In general, and in particular in New Jersey, a new owner takes possession subject to existing rental agreements, and in particular subject to existing leases, unless there is a provision in the lease to the contrary. This happens automatically, by law. Thus any lease is as enforceable against the new owner as it would have been against the old.
But how enforceable is this arbitration agreement? How enforceable would it have been against the old owner O?
The basic fact about a month-to-month tenancy is that either party may end it on one month's notice, for any reason or none. Moreover, when a new owner intds to occupy the premises personally, or use them for his or her family, the requirement to honor a previous lease is, in general, not applicable.
T might be able to force N to go through arbitration, depending on the wording of the agreement, and on whether the written lease applies at all after the end of the first year (which it may well not). But on the facts as stated in the question, T would lose in arbitration as well as in court, and if there is any increased expense because of the arbitration, T would be obliged tom pay it.
Let us look at the actual NJ law
N.J.S.A. 2A:18-53 provides that:
any lessee or tenant at will or at sufferance,
or for a part of a year, or for one or more years, of any houses, buildings, lands or tenements, ... may be removed from such premises by the Superior Court,
Law Division, Special Civil Part in an action in the following cases:
a. Where such person holds over and continues in possession of all or any part of the demised premises after the expiration of his term, and after demand made and written notice given by the landlord or his agent, for delivery of possession thereof. The notice shall be served either personally upon the tenant or
such person in possession by giving him a copy thereof or by leaving a copy of the same at his usual place of abode with a member of his family above the age of 14 years. [emphasis added]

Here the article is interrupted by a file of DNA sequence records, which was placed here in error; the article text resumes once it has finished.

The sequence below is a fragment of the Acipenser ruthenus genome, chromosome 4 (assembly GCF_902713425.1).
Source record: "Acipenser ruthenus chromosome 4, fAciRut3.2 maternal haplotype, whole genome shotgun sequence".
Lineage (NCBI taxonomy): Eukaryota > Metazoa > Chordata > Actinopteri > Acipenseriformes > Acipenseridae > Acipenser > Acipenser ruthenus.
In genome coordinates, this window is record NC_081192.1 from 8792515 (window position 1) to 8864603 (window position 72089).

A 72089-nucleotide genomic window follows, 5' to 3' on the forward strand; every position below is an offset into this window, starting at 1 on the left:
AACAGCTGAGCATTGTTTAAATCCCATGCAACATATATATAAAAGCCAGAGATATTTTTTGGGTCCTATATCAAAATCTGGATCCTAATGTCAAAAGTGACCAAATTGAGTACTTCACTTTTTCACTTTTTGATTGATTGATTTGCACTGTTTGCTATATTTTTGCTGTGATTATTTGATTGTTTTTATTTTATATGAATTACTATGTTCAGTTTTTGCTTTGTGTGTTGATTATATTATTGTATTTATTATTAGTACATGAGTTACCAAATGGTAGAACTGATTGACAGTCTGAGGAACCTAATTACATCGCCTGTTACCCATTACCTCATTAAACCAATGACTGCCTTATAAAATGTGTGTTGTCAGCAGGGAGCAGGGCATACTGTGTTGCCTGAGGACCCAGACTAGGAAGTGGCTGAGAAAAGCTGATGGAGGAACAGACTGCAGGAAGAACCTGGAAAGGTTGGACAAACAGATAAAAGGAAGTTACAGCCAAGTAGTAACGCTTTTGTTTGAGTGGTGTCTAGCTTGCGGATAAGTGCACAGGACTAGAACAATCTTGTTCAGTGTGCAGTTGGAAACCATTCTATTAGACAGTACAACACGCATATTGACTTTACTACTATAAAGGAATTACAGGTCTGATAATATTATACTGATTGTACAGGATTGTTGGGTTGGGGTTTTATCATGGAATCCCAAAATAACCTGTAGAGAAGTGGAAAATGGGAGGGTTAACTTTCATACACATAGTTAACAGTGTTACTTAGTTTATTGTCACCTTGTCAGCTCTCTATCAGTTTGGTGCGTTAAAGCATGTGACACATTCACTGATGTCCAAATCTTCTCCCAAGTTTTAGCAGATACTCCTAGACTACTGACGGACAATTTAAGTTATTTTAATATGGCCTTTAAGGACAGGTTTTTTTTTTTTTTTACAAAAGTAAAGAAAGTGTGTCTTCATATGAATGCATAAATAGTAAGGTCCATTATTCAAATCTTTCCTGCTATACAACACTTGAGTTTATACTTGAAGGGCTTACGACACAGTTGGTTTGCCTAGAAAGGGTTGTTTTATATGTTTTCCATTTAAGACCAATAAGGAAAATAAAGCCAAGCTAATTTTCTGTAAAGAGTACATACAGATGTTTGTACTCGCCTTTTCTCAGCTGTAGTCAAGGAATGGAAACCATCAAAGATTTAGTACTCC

Section 2A:18-56 provides that:
No judgment for possession in cases specified in paragraph "a." of section 2A:18-53 of this Title shall be ordered unless:
a. The tenancy, if a tenancy at will or from year to year, has been terminated by the giving of 3 months' notice to quit, which notice shall be deemed to be sufficient; or
? b. The tenancy, if a tenancy from month to month, has been terminated by the giving of 1 month's notice to quit, which notice shall be deemed to be sufficient; [emphasis added]
Section 2A:18-57 provides that:
If no sufficient cause is shown to the contrary when the action comes on for trial, the court shall issue its warrant to any officer of the court, commanding him to remove all persons from the premises, and to put the claimant into full
possession thereof, and to levy and make the costs out of the goods and chattels of the person in possession.
No warrant of removal shall issue until the expiration of 3 days after entry of judgment for possession, except as provided for in chapter 42 of this Title.
Section 2A:18-61.1 provides that:
No lessee or tenant or the assigns, under-tenants or legal representatives of such lessee or tenant may be removed by the Superior Court from any house, building, mobile home or land in a mobile home park or tenement leased for
residential purposes, other than (1) owner-occupied premises with not more than two rental units or a hotel, motel or other guesthouse or part thereof rented to a transient guest or seasonal tenant; ... except upon establishment of one of the following grounds as good cause ... [emphasis in original]
h. The owner seeks to retire permanently the residential building or the mobile home park from residential use or use as a mobile home park
But note that good cause is not required for an owner-occupied dwelling with no more than two rental units.
T would be wise to consult a lawyer knowledgeable about landlord/tenant law in NJ before attempting to contest the notice or eviction.